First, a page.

OECD Economic Surveys: India
- 1999-0898 (online)
- 1999-088X (print)
OECD’s periodic surveys of the Indian economy. Each edition surveys the major challenges faced by the country, evaluates the short-term outlook, and makes specific policy recommendations. Special chapters take a more detailed look at specific challenges. Extensive statistical information is included in charts and graphs.
OECD Economic Surveys: India 2017
- 28 Feb 2017
- 9789264269361 (EPUB) ; 9789264269354 (PDF) ;9789264269347(print)
India is the fastest-growing G20 economy, thanks to ambitious structural reforms and low commodity prices. Deregulation and improvement in the ease of doing business have boosted foreign investment. However, investment is still held back by the relatively high corporate income tax rates, slow land acquisition processes, stringent regulations, weak corporate balance sheets, high non-performing loans and infrastructure bottlenecks. Quality job creation has been low, due to complex labour laws. A comprehensive tax reform would promote inclusive growth: implementation of the Goods and Services Tax would support competitiveness, investment and economic growth as will reducing the corporate income tax rate and broadening the base. Property and personal income taxes could be reformed to raise more revenue, promote social justice and empower sub-national governments. Ensuring clarity and certainty in tax legislation and employing more skilled tax officers would strengthen the tax administration. Spatial disparities in living standards are large. India is reforming relations across levels of government to empower the states and make policies more responsive to local conditions. Some states have taken the lead in improving the ease of doing business and now enjoy higher productivity and income. In rural areas, poverty rates are high and access to core public services is often poor. Farm productivity is low owing to small and fragmented land holdings, poor input management, and inefficient market conditions. In urban areas, agglomeration benefits are quickly reduced by congestion costs, in particular air pollution and long commuting time.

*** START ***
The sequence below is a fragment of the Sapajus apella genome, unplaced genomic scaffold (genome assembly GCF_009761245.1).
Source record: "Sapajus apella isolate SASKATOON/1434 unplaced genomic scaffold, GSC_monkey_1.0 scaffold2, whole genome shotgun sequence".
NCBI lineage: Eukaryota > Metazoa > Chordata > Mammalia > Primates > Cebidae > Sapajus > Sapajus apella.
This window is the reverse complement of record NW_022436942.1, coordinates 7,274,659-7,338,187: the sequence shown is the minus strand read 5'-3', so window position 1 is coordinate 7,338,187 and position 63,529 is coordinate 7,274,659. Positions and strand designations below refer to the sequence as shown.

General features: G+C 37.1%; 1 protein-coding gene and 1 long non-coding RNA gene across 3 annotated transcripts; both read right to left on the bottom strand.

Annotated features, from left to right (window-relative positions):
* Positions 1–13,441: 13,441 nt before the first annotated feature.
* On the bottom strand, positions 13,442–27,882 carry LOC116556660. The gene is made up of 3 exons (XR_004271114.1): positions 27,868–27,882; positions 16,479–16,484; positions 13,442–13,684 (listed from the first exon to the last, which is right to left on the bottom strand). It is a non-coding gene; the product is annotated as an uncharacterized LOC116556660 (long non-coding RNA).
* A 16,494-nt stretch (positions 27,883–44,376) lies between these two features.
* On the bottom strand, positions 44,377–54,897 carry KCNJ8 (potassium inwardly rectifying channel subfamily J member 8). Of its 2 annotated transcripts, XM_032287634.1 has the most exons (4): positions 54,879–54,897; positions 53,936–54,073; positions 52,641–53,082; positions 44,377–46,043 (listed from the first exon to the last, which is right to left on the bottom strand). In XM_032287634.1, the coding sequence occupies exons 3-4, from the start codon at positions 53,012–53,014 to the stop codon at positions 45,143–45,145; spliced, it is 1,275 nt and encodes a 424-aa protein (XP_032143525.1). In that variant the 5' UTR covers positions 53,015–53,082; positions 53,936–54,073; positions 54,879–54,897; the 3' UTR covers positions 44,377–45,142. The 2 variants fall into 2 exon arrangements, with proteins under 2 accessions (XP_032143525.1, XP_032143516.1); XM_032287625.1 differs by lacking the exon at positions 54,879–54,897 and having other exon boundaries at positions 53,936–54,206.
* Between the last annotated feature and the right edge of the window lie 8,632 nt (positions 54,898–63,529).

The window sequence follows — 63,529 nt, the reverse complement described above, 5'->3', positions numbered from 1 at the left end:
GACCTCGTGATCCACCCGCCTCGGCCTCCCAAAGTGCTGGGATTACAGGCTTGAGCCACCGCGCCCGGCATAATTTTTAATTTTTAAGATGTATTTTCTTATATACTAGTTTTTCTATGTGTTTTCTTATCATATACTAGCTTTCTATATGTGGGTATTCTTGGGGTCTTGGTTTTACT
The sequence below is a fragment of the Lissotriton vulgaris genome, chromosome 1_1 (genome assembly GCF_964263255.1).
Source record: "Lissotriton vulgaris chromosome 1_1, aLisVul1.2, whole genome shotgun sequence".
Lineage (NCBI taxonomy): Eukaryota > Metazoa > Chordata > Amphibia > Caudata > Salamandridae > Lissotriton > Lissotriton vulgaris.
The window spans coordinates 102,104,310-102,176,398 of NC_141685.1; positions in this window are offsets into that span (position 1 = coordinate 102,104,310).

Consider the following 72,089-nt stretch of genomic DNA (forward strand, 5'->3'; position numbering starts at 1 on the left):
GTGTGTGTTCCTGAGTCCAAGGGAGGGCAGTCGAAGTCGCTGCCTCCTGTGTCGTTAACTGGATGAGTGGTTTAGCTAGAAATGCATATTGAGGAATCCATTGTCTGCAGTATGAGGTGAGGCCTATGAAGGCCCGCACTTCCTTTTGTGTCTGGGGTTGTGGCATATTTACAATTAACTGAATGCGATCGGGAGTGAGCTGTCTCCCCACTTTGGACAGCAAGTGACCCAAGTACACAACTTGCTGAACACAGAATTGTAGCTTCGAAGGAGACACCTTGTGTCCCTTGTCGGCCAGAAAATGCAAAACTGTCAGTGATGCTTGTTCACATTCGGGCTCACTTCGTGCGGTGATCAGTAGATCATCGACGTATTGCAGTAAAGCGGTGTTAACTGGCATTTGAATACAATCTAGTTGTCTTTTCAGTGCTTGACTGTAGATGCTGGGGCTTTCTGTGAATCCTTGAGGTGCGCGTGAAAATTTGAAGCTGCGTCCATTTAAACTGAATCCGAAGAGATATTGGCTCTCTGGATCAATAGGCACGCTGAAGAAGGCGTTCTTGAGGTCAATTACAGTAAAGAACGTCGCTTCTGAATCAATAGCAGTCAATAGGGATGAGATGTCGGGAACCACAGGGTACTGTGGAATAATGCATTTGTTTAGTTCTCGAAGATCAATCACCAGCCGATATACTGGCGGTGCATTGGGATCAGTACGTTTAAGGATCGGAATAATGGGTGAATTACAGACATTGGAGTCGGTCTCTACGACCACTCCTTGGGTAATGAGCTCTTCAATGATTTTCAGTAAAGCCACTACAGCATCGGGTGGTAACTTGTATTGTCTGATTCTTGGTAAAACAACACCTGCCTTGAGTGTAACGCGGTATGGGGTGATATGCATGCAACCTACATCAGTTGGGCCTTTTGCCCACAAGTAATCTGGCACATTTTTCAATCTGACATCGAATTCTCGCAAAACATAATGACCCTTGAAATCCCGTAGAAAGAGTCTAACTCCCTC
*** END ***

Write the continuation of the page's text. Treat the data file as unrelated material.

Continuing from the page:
SPECIAL FEATURES: TAX REFORM; REGIONAL DEVELOPMENT